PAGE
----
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Protecting society’s most vulnerable

Protecting society’s most vulnerable

THAILAND: Aside from medical personnel and other state officials at the forefront of the country’’ fight against the new coronavirus outbreak, there still are small groups of non-governmental organisations (NGOs) working behind the scenes reaching out to groups with the least access to state welfare and assistance during the outbreak.

CoronavirusCOVID-19charityhealth
By Bangkok Post

Friday 10 April 2020, 12:45PM


A homeless person with a face mask sits next to a street banner urging people to wear face masks to prevent the spread of COVID-19 virus outside Hua Lamphong railway station. Photo: Arnun Chonmahatrakool.

A homeless person with a face mask sits next to a street banner urging people to wear face masks to prevent the spread of COVID-19 virus outside Hua Lamphong railway station. Photo: Arnun Chonmahatrakool.

The Israchon Foundation, for instance, is continuing to help homeless people in Sakae alley and areas surrounding Klong Lot canal. The foundation took a corner behind the Rattanakosin Hotel as its so-called field office to offer care and assistance to homeless people.

To be more precise, a table and chair were placed there while Adchara Saravari, secretary-general of the foundation, works to ensure the safety and welfare of about 300 homeless people in these cluttered areas of the capital.

These people took corners at Sanam Luang and on nearby roads and in nearby areas - Ratchadamnoen Avenue, Chalermkrung and Yaowarat - as their shelters, said Ms Adchara who sometimes works with state officials to help the homeless in other areas as well, namely Hua Lamphong, Victory Monument, Sam Sen, Bang Sue and Mo Chit.

Her work involves seeking donations from passers-by, which normally come in the form of money donated directly to the foundation or through basic necessities. They include face masks and hand-sanitiser at the moment.

The foundation has about 10 other people in its team responsible for distributing basic necessities to the homeless, both at the makeshift field office and in other parts of the neighbourhood, she said.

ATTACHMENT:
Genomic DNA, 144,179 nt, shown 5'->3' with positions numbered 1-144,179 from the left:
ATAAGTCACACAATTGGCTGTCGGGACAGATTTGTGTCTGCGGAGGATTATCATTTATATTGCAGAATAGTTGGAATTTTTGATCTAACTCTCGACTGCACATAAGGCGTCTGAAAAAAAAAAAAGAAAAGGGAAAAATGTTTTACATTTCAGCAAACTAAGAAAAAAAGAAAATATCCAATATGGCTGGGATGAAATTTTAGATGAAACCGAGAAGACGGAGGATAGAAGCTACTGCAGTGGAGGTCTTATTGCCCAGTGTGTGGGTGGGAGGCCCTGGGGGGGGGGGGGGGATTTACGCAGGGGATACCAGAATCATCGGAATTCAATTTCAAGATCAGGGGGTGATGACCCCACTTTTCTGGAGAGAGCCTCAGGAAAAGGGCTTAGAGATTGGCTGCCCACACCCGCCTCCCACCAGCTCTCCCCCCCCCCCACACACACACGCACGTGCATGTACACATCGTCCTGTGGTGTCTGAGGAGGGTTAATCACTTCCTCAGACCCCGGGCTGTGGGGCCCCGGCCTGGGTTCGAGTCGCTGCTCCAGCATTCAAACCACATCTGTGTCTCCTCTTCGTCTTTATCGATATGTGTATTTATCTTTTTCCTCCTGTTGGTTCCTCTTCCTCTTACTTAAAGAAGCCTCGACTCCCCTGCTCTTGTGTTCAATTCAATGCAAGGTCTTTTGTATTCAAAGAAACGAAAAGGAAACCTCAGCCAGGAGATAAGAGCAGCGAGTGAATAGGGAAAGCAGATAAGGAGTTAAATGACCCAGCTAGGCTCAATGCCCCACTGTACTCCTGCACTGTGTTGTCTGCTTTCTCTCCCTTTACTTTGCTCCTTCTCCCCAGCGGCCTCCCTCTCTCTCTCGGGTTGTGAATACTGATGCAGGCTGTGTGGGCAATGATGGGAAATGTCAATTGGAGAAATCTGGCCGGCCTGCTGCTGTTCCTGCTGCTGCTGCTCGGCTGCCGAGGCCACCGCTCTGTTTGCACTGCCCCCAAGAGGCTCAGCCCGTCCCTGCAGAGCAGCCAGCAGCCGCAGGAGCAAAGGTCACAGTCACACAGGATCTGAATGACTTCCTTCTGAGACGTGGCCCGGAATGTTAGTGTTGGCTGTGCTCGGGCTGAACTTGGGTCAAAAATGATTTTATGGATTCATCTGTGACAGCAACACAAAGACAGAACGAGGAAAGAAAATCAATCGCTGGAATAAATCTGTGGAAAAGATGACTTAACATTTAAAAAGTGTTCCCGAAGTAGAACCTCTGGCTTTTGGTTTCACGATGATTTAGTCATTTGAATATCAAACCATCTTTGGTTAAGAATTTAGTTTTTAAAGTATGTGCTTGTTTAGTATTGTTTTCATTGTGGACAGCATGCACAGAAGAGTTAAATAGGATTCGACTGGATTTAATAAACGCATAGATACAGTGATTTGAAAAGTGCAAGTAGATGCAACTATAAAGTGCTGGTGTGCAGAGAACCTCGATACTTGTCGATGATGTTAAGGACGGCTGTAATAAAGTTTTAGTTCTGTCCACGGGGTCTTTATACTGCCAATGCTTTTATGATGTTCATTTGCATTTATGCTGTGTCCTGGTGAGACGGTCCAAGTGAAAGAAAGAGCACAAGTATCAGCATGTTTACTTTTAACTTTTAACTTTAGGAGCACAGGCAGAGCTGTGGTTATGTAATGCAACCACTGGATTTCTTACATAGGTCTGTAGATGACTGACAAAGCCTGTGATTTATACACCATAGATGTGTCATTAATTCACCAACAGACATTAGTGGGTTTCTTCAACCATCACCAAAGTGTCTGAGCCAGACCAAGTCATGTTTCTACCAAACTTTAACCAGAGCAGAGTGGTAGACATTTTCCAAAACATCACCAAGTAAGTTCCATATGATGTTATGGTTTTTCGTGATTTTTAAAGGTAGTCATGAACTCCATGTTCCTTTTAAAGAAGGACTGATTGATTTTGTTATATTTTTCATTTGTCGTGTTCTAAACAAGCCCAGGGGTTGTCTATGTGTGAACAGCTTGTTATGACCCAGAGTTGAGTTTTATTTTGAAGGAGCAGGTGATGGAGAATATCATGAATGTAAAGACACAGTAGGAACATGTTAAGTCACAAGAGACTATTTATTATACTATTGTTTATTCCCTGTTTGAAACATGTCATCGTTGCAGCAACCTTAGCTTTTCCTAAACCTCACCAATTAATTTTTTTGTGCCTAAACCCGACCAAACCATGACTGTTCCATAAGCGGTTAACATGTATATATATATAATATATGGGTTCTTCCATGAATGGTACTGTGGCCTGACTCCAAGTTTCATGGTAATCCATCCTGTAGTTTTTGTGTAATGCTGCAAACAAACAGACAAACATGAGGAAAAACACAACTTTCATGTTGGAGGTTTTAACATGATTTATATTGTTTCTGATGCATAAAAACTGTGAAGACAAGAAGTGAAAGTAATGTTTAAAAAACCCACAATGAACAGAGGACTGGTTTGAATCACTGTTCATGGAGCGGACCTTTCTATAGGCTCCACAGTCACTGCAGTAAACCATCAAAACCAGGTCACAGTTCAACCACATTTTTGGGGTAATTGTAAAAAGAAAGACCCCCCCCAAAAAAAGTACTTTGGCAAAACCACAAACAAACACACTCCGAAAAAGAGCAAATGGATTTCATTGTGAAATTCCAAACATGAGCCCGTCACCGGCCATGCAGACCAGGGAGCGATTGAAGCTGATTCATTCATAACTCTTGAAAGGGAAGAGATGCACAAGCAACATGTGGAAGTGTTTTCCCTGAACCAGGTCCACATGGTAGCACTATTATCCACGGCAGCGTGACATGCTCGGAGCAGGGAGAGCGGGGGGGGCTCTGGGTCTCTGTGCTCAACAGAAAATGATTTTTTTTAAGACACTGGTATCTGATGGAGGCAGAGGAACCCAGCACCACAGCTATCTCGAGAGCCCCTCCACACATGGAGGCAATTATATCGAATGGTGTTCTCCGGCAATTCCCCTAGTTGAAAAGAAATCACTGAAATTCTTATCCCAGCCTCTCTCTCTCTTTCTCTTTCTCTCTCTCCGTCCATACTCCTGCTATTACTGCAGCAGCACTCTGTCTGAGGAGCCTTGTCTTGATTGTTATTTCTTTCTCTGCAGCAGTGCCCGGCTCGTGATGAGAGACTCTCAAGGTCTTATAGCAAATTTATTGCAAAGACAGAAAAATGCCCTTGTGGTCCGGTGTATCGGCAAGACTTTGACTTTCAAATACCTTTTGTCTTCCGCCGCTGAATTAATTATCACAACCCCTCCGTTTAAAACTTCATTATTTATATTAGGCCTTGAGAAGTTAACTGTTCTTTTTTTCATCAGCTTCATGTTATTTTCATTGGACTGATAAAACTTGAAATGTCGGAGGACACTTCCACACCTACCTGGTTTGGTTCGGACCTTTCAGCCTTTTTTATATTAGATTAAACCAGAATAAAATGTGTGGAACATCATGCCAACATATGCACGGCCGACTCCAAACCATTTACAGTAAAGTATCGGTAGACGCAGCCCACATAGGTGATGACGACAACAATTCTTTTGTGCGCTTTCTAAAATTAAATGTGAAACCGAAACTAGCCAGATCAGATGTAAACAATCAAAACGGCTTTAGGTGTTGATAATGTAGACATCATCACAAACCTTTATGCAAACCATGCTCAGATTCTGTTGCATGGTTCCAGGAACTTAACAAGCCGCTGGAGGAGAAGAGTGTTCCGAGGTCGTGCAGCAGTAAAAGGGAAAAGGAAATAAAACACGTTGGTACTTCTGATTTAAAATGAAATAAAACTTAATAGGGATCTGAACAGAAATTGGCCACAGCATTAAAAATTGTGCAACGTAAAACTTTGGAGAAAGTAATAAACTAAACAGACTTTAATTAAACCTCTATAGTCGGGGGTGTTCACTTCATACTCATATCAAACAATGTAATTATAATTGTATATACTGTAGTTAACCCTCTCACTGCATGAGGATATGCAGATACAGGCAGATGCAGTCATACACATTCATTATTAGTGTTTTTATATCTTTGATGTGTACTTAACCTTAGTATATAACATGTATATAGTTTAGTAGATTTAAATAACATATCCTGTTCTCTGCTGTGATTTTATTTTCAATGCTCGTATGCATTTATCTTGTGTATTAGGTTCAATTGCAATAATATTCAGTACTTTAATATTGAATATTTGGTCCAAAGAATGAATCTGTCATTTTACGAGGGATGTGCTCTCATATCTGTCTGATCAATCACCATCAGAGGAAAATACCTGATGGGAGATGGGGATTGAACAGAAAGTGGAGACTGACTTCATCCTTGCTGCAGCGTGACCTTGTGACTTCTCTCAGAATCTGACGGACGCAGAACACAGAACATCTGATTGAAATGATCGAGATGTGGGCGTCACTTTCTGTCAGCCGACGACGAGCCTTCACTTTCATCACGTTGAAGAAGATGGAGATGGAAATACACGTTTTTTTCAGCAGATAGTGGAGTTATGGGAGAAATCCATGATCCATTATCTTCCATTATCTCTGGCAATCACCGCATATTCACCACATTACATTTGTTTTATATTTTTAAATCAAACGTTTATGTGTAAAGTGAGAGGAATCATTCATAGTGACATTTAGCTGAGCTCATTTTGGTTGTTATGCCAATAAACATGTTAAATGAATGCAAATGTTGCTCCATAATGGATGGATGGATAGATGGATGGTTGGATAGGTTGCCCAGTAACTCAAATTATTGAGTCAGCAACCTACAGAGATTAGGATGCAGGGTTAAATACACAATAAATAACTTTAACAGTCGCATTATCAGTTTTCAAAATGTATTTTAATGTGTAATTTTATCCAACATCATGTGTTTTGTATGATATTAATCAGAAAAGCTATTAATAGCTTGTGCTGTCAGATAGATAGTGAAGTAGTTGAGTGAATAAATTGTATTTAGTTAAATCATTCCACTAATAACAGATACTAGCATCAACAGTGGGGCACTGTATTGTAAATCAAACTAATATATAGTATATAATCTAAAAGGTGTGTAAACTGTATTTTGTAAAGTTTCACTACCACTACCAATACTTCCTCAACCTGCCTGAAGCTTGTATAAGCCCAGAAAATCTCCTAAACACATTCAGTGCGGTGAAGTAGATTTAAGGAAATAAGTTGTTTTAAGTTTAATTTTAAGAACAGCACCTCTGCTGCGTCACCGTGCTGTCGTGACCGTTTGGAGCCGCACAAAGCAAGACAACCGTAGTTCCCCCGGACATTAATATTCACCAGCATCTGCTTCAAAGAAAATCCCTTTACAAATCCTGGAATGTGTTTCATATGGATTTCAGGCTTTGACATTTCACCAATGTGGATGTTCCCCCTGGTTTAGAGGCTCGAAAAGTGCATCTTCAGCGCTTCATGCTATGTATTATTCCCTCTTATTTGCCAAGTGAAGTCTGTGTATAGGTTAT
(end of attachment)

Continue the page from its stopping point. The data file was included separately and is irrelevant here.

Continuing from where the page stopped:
“At the start of the outbreak we went out to find homeless people and offer them help and gave them basic necessities on Tuesday and Sunday evenings. Now we go out almost every day,” she said.

Along with giving them free stuff, the foundation is also trying to educate the homeless on how to protect themselves from COVID-19.

In Sakae alley, foundation staff use a thermometer to check homeless people’s temperature. And when they go out to meet more people, they always teach them the importance of washing their hands properly and urge them not to share spoons or dishes when eating.

“We even warn those living as a couple to avoid cuddling, kissing and having sex at this time,” she said.

Most, however, appear to be cooperating.”At the very least, they are now wearing face masks,” she said.

Surprisingly, most homeless people she meets are well-informed about the COVID-19 situation and updates by the media, especially things that would directly affect them, said Ms Adchara.

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When the government invoked the emergency decree, these people were extremely worried about being detained and put into a state shelter, she said.

They do not want to live in a shelter because 80% of them can still earn a living, through scavenging, for example, while the rest are either alcoholics or drug addicts, she said.

“We tried to convince state officials to agree to allow the homeless to remain where they were, because moving the homeless to shelters in other provinces could see them running away and possibly infecting others, if they have the virus,” she said.

Only a small number who were considered at high risk of contracting COVID-19 were screened and taken away for proper health care, while none of the others have shown signs of infection so far, she said.

For people interested in donating hand-sanitising gels, she said the foundation would prefer gel that comes in small refillable containers, which are more suitable for distribution to the homeless.

Asked if she was worried about contracting the virus in the course of her work, Ms Adchara, a single mother with a five-year-old child, admitted it was a major concern. But she said years of experience working with homeless has taught her how to avoid being infected by communicable diseases.

“I wear a face mask every day and wash my hands frequently. And when I get home after work, I normally take a bath straight away and change clothes,” she said, adding she couldn’t afford to risk infecting her family.

Those wanting to help the homeless during this outbreak are encouraged to help as many people as possible and not single out one or a few over others, she said.

The Ministry of Social Development and Human Security last week launched its “We Will Not Leave Each Other” project to provide food and shelter for vulnerable people.

In addition to helping the homeless, the ministry hopes shelters will also help [vulnerable] children, the elderly and disabled people, Minister Chuti Krairiksh said.

Free meals, a clean room and washing facilities are provided. Those wishing to donate can contact the 1300 hotline.

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